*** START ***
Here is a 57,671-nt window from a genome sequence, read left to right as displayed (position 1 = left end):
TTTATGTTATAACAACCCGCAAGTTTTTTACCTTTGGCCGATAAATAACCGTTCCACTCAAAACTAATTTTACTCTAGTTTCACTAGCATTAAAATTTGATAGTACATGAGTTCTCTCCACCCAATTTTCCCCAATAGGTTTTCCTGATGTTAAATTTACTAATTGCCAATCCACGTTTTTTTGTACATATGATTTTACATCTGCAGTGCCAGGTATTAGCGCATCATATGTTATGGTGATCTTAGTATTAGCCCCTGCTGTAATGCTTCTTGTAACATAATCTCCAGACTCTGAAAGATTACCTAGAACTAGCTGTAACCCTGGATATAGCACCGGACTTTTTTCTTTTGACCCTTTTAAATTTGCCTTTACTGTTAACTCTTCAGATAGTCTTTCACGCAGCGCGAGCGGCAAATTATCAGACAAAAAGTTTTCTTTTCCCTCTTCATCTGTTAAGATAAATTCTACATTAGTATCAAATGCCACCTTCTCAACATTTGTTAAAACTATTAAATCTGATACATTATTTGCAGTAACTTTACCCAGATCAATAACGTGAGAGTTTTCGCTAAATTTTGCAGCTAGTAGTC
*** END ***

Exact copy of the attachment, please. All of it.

Here is a 57,671-nt window from a genome sequence, read left to right as displayed (position 1 = left end):
TTTATGTTATAACAACCCGCAAGTTTTTTACCTTTGGCCGATAAATAACCGTTCCACTCAAAACTAATTTTACTCTAGTTTCACTAGCATTAAAATTTGATAGTACATGAGTTCTCTCCACCCAATTTTCCCCAATAGGTTTTCCTGATGTTAAATTTACTAATTGCCAATCCACGTTTTTTTGTACATATGATTTTACATCTGCAGTGCCAGGTATTAGCGCATCATATGTTATGGTGATCTTAGTATTAGCCCCTGCTGTAATGCTTCTTGTAACATAATCTCCAGACTCTGAAAGATTACCTAGAACTAGCTGTAACCCTGGATATAGCACCGGACTTTTTTCTTTTGACCCTTTTAAATTTGCCTTTACTGTTAACTCTTCAGATAGTCTTTCACGCAGCGCGAGCGGCAAATTATCAGACAAAAAGTTTTCTTTTCCCTCTTCATCTGTTAAGATAAATTCTACATTAGTATCAAATGCCACCTTCTCAACATTTGTTAAAACTATTAAATCTGATACATTATTTGCAGTAACTTTACCCAGATCAATAACGTGAGAGTTTTCGCTAAATTTTGCAGCTAGTAGTC